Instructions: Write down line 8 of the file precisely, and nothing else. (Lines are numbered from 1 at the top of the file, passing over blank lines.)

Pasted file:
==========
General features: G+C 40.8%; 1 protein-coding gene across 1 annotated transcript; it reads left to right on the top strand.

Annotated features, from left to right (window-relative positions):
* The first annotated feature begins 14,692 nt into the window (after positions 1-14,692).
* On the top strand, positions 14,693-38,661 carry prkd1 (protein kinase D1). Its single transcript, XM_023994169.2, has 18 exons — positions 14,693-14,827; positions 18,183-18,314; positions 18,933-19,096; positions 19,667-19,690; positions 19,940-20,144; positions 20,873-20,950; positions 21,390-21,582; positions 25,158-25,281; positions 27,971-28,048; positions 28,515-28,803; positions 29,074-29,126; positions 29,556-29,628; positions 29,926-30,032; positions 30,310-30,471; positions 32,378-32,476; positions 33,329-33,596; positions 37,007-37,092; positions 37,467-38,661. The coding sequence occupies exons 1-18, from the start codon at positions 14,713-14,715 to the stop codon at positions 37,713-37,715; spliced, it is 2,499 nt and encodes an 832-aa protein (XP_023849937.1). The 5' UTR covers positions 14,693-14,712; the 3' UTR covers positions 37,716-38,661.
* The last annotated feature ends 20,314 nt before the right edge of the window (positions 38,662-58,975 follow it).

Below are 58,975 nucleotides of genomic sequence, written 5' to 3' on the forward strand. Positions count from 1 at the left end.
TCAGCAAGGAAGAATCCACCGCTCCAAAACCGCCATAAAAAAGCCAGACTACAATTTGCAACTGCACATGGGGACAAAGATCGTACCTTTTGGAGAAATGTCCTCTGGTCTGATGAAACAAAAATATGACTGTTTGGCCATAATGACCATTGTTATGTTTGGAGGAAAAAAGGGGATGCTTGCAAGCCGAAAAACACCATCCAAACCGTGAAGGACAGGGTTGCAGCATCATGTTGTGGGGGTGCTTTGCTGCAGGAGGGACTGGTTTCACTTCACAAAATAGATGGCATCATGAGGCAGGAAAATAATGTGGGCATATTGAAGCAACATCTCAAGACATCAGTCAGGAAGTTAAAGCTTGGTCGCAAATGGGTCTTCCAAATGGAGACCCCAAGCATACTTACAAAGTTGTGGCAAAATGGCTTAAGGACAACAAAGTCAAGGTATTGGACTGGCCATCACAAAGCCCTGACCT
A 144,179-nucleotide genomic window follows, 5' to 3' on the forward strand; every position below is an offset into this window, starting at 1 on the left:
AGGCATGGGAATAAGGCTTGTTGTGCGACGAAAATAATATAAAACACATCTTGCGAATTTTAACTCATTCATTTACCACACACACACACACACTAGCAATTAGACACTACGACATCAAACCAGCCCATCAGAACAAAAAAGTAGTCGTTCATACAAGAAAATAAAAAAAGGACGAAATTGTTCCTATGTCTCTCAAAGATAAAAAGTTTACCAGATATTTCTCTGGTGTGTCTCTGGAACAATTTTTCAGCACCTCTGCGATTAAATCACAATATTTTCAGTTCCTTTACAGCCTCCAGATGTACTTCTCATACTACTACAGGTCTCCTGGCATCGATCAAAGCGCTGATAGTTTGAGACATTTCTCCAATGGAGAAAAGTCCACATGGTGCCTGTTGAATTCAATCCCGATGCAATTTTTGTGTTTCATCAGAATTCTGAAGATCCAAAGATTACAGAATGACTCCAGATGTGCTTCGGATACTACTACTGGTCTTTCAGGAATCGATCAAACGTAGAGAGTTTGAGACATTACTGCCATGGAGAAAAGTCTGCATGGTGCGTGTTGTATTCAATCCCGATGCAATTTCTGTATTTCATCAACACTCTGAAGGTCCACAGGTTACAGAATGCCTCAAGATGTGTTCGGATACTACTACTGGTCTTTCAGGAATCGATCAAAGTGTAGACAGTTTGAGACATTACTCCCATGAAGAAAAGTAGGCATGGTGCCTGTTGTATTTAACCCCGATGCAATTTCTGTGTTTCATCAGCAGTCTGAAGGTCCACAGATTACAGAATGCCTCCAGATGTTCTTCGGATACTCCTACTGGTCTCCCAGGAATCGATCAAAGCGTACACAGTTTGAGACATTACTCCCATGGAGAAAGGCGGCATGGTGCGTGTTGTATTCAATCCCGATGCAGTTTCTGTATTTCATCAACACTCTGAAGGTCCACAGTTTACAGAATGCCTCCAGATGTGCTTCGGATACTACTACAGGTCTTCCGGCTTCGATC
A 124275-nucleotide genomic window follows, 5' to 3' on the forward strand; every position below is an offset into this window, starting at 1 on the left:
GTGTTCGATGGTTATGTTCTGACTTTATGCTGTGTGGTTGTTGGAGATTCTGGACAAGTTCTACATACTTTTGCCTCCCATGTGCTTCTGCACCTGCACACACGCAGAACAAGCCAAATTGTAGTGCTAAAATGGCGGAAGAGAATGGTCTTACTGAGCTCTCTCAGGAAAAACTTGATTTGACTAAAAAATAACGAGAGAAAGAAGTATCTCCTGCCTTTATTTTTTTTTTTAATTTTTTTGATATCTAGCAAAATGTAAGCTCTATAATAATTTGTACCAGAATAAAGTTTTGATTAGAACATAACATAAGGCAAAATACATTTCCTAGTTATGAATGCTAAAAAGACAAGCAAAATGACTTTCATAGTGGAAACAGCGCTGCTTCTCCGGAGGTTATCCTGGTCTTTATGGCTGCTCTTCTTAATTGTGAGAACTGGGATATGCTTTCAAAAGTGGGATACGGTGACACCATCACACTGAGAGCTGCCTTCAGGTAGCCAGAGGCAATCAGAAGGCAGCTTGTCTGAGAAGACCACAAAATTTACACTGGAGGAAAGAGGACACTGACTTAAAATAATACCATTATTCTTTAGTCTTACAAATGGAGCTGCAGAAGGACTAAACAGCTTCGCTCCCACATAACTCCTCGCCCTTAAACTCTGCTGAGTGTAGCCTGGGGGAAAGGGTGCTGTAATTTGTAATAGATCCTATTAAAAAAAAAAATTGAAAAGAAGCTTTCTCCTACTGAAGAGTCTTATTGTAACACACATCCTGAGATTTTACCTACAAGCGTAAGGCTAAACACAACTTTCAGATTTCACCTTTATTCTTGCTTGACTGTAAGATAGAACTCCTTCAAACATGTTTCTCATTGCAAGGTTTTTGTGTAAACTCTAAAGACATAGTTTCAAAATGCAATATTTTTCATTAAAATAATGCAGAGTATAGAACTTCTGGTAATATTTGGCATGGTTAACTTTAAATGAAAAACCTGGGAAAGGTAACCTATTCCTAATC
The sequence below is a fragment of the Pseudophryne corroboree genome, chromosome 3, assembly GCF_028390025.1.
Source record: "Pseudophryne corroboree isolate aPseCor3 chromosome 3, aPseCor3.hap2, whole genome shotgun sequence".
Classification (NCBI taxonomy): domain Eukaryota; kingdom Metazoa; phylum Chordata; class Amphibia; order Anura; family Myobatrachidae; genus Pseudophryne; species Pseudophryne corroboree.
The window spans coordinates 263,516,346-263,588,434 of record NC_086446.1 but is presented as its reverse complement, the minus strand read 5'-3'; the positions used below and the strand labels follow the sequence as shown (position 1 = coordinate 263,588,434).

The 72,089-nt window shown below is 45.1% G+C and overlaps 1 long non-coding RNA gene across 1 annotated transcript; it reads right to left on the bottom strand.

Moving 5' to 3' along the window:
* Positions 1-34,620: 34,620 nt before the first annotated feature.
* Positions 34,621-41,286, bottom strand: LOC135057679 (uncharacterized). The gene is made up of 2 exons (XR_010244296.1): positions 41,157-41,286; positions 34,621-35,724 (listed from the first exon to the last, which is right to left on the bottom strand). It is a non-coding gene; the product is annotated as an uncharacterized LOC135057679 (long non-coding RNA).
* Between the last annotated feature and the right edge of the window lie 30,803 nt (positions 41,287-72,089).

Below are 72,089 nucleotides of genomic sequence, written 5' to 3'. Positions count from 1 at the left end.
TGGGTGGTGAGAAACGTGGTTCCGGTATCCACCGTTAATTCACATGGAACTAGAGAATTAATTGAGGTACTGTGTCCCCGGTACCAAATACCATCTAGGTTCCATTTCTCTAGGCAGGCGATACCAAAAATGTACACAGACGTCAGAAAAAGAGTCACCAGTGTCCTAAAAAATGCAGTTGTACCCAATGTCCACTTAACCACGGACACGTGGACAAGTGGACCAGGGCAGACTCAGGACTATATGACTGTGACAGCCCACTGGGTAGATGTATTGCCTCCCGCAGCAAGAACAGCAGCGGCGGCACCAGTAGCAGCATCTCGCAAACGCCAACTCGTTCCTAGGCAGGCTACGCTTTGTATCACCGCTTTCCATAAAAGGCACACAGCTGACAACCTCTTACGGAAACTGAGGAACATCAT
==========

A 144,179-nucleotide genomic window follows, 5' to 3' on the forward strand; every position below is an offset into this window, starting at 1 on the left: